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Latest Aromatase inhibitor Stories

2008-08-13 06:00:18

By Liz Szabo Women who survive five years after being diagnosed with breast cancer have a good chance of remaining cancer-free, a new study shows. In the most detailed study of its kind, the report shows that 89% of such patients remain disease-free 10 years after diagnosis, and 81% are cancer-free after 15 years. Authors of the study, published online Tuesday in the Journal of the National Cancer Institute, say their findings may reassure breast cancer survivors, many of whom...

2008-07-17 09:00:19

ANN ARBOR, Mich., July 17 /PRNewswire/ -- Meditrina Pharmaceuticals, Inc. today announced the approval of its second investigational new drug (IND) application for a Phase IIb dose ranging clinical trial to study MPI-676, the Company's aromatase inhibitor (AI), in combination with estrogen and progestin for the treatment of endometriosis. MPI-676 is the newest addition to Meditrina's clinical stage product portfolio that currently includes Femathina(TM) (MPI-674), an AI that Meditrina is...

2008-07-15 12:01:01

Amgen has reported positive results from a three-year pivotal Phase III placebo-controlled trial evaluating denosumab in the treatment of bone loss in men undergoing androgen deprivation therapy for non-metastatic prostate cancer. In this study of more than 1,400 men, denosumab treatment produced statistically significantly greater increases in bone mineral density (BMD) at the lumbar spine (primary endpoint) and non-vertebral sites compared with placebo at multiple time points. These...

2008-06-16 09:00:10

SAN FRANCISCO and EMERYVILLE, Calif., June 16 /PRNewswire-FirstCall/ -- Bionovo Inc. today announced results from animal studies of its drug candidate, VG101. The data were presented at the Endocrine Society's 90th Annual Meeting in San Francisco, and showed that in animal models, VG101, an estrogen receptor beta selective modulator, is safe and effective for the treatment of vaginal atrophy or "vaginal dryness." "Vaginal dryness occurs in over 50% of menopausal women, resulting in long...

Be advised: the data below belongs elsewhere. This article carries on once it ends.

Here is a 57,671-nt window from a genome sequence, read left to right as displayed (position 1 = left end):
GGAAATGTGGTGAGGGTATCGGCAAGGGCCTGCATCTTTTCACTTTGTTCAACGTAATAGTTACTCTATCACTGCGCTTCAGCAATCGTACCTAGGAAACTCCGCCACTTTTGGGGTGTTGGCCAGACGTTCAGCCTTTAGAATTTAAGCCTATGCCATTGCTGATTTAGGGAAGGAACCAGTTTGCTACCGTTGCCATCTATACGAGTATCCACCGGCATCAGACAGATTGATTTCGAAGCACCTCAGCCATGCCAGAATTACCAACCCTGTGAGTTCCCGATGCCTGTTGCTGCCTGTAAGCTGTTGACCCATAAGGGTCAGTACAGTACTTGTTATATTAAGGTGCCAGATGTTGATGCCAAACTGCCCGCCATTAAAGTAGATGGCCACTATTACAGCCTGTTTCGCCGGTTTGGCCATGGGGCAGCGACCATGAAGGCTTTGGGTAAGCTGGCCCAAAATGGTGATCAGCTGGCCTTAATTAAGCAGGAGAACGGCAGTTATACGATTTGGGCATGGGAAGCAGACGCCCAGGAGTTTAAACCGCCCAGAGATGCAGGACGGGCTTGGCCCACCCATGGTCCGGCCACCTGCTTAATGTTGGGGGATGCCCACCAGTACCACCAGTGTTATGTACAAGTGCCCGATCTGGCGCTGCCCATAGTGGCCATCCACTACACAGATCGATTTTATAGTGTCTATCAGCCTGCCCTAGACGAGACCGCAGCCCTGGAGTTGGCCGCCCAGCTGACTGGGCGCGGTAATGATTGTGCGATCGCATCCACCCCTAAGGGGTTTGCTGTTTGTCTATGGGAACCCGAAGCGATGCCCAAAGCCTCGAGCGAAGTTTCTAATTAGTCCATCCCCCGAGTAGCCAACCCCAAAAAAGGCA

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2008-03-06 08:15:00

PHILADELPHIA "“ Women whose breast cancer came back after treatment had almost twice as much estrogen in their blood than did women who remained cancer-free "“ despite treatment with anti-estrogen drugs in a majority of the women "“ according to researchers in a study published in the March issue of Cancer Epidemiology, Biomarkers and Prevention, a journal of the American Association for Cancer Research. The findings suggest that high levels of estrogen contribute to an...

2006-06-15 11:25:00

By Amy Norton NEW YORK (Reuters Health) - Being overweight in young adulthood or later in life may raise a woman's risk of ovarian cancer, particularly if she's never had children, researchers have found. In a study of 2,110 women with and without ovarian cancer, researchers found that those who were relatively heavy, either in recent years or at the age of 18, were more likely than thinner women to develop the disease. But the relationship between weight and ovarian cancer was strongest...

2006-04-18 11:30:00

By Maggie Fox, Health and Science Correspondent WASHINGTON (Reuters) - The osteoporosis drug Evista works as well as tamoxifen in reducing the risk of breast cancer in high-risk older women, with fewer dangerous side effects, researchers said on Monday. Both drugs reduce the risk of breast cancer in high-risk women past menopause by about 50 percent, the researchers said. And the results of the 19,000-woman trial show that Eli Lilly and Co's Evista, known generically as raloxifene, is less...

2005-10-18 08:39:31

By Martha Kerr NEW YORK (Reuters Health) - Chemotherapy with drugs called aromatase inhibitors is unnecessary after lumpectomy, radiation and 5 years of tamoxifen for the vast majority of women with breast cancer, researchers reported at the annual meeting of the American Society for Therapeutic Radiation and Oncology in Denver. Principal researcher Dr. Gary Freedman, of Fox Chase Cancer Center in Philadelphia, presented results of a study of 471 women diagnosed with breast cancer....

2005-09-09 18:22:55

CHAMPAIGN, Ill. -- Why do estrogen-dependent breast-cancer cells grow and spread rapidly? Researchers at the University of Illinois at Urbana-Champaign say it may be because estrogen virtually eliminates levels of a vitally important regulatory protein. In a paper that will appear in the Sept. 13 issue of the Proceedings of the National Academy of Sciences, the scientists report that human breast-cancer cells exposed to estrogen in their laboratory showed a dramatic reduction in numbers of a...

2005-08-10 00:33:57

MONTREAL  August 10, 2005 - Scientists at the MUHC have made an important discovery that will advance our understanding of how the female hormone estrogen causes growth of breast cancer cells. The research, in collaboration with scientists at the Institut de Recherches Cliniques de Montreal (IRCM) identifies 153 genes that respond to estrogen and one in particular that can be used to halt the growth of breast cancer cells. The study, published in today's Proceedings of the National...


Word of the Day
jument
  • A beast of burden; also, a beast in general.
'Jument' ultimately comes from the Latin 'jugum,' yoke.
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